President Trump will open up more than half of Alaska’s Tongass National Forest to logging and other forms of development, according to a notice posted Wednesday, stripping protections that had safeguarded one of the world’s largest intact temperate rainforests for nearly two decades.
As of Thursday, it will be legal for logging companies to build roads and cut and remove timber throughout nearly 9.4 million acres of the forest, which features old-growth stands of red and yellow cedar, Sitka spruce and Western hemlock. The decision, which will be published in the Federal Register, reverses protections President Bill Clinton put in place in 2001 and is one of the most sweeping public lands rollbacks Trump has enacted.
The new rule states that it will make “an additional 188,000 forested acres available for timber harvest,” mainly old growth timber.
The U.S. Department of Agriculture said it has decided to exempt the Tongass, the country’s largest national forest, from the so-called roadless rule, protections that ban road construction and timber harvests with limited exceptions. It applies to nearly one-quarter of all U.S. Forest Service lands. (The forest service is part of USDA).
The rule, dating to 2001, has long been a focus of litigation.
Alaska in 2018, under then-Gov. Bill Walker, asked the federal government to consider the exemption, a decision supported by current Republican Gov. Mike Dunleavy. Members of Alaska’s congressional delegation also have pushed for the exemption.
About 9.4 million of Tongass' 16.7 million acres are considered roadless areas, according to the Forest Service, which falls under the USDA. That number differs slightly from the 9.2 million acres the agency cited in its draft environmental review last fall. The majority of Tongass is in a natural condition, and the forest is one of the largest, relatively intact temperate rainforests in the world, the agency said.
Many of the roadless areas are wildlife habitats, ecosystems and natural areas like old-growth temperate rainforests, ice fields and glaciers, and islands facing the open Pacific Ocean “that exist nowhere else in the National Forest system,” according to the Forest Service.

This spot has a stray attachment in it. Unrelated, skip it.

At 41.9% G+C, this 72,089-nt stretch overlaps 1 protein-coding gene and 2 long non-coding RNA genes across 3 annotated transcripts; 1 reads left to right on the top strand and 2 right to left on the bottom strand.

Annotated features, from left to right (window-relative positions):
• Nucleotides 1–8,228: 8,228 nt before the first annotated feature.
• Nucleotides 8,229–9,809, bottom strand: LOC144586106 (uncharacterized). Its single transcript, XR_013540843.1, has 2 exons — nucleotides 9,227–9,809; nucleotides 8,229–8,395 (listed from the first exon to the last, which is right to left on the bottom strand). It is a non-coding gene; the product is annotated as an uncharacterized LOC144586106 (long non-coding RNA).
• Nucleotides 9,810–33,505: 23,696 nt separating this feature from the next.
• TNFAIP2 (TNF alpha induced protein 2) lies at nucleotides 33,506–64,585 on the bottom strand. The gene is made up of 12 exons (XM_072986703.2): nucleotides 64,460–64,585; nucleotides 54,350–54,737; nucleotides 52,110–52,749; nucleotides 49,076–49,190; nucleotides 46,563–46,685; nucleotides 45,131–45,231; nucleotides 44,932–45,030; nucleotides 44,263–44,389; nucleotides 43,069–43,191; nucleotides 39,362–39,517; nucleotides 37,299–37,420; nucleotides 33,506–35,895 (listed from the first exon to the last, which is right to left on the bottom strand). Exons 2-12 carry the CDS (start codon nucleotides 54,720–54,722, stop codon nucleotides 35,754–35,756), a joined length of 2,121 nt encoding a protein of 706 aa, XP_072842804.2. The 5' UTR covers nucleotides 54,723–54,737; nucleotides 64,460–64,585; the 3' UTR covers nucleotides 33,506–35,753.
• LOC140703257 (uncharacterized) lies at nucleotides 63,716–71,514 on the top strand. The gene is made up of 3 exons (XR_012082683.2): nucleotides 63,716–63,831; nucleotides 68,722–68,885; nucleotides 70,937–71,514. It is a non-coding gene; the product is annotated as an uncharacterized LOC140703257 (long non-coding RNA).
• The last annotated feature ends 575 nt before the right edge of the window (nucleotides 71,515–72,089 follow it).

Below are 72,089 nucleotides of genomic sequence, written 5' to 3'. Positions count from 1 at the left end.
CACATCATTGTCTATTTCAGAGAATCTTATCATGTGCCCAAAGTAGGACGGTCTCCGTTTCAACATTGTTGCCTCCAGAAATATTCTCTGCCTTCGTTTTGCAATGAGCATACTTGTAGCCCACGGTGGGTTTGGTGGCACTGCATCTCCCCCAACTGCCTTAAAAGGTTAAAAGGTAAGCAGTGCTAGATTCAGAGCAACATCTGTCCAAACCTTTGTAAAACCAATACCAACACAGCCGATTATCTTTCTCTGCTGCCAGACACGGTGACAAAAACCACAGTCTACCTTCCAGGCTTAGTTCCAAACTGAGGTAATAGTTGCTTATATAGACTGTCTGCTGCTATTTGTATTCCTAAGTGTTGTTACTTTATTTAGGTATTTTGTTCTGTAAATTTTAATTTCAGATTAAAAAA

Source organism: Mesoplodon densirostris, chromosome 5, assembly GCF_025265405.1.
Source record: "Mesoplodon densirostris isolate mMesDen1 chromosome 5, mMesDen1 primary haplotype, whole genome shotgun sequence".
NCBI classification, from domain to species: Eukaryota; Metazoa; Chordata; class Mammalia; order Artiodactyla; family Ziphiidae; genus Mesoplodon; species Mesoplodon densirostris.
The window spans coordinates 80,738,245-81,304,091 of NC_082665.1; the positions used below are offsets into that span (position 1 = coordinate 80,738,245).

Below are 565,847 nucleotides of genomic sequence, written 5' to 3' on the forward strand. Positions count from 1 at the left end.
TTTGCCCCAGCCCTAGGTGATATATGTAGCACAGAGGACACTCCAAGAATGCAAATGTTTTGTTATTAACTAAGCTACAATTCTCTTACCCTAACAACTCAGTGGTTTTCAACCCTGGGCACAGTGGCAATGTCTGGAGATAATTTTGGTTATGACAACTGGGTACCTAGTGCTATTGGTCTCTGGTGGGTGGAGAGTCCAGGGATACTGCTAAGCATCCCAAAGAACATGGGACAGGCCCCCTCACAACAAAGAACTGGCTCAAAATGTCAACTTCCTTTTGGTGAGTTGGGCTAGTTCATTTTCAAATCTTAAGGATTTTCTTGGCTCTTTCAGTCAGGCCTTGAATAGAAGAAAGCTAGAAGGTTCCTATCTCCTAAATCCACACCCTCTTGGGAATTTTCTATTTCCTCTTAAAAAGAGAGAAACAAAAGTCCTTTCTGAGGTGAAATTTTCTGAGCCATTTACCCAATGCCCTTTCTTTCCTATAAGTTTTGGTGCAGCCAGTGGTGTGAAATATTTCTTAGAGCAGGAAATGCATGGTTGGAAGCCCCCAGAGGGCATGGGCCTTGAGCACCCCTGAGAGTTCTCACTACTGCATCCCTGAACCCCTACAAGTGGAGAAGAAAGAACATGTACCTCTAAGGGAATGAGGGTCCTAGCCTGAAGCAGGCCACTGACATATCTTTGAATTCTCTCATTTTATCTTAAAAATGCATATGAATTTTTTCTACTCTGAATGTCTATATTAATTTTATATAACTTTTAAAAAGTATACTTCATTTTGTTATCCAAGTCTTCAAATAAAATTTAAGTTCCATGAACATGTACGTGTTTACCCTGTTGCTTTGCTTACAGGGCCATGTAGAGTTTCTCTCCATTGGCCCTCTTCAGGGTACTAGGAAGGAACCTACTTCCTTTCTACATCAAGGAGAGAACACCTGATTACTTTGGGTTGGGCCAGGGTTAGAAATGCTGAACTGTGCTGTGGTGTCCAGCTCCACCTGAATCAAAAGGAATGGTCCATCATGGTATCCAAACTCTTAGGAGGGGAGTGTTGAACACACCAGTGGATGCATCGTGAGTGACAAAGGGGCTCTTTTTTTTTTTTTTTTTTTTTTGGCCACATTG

The USDA, in a notice released Wednesday, said it concluded that a policy change for Tongass “can be made without major adverse impacts to the recreation, tourism, and fishing industries, while providing benefits to the timber and mining industries, increasing opportunities for community infrastructure, and eliminating unnecessary regulations.”
For years, federal and academic scientists have identified Tongass as an ecological oasis that serves as a massive carbon sink while providing key habitat for wild Pacific salmon and trout, Sitka black-tailed deer and myriad other species. It boasts the highest density of brown bears in North America, and its trees - some of which are between 300 and 1,000 years old - absorb at least 8% of all the carbon stored in the entire Lower 48′s forests combined.
“While tropical rainforests are the lungs of the planet, the Tongass is the lungs of North America,” Dominick DellaSala, chief scientist with the Earth Island Institute’s Wild Heritage project, said in an interview. “It’s America’s last climate sanctuary.”
While Trump has repeatedly touted his commitment to planting trees through the One Trillion Tree initiative, invoking it as recently as last week, his administration has sought to expand logging in Alaska and in the Pacific Northwest throughout his presidency. Federal judges have blocked several of these plans as illegal: Last week, the administration abandoned its appeal of a ruling that struck down a 1.8 million-acre timber sale on the Tongass’s Prince of Wales Island.
Alaska Republicans - including Dunleavy and Sen. Dan Sullivan, who is locked in a tight reelection race - lobbied the president to exempt the state from the roadless rule on the grounds that it could help the economy in Southeast Alaska. Fishing and tourism account for 26% of regional employment, according to the Southeast Conference, a regional business group, compared with timber’s 1%.
When Sullivan briefed Trump on the Tongass earlier this year, according to an individual familiar with the conversation who spoke on the condition of anonymity to speak frankly, the president asked him, “How the [expletive] do you have an economy without roads?”
Asked about the exchange, the White House declined to comment.
U.S. Sen. Lisa Murkowski, an Alaska Republican, said on social media that a full exemption from the roadless rule is about access “to recreation, renewable energy and more while ensuring good stewardship of our lands and waters.”
Southeast Alaska’s economy has taken an enormous hit during the pandemic. Robert Venables, the executive director of the Southeast Conference, said in an interview that though 1.4 million cruise passengers typically visit the region each summer, that number dropped to just 48 this summer. The area’s fisheries also have suffered because of climate change, and the global economic crisis hurt seafood prices.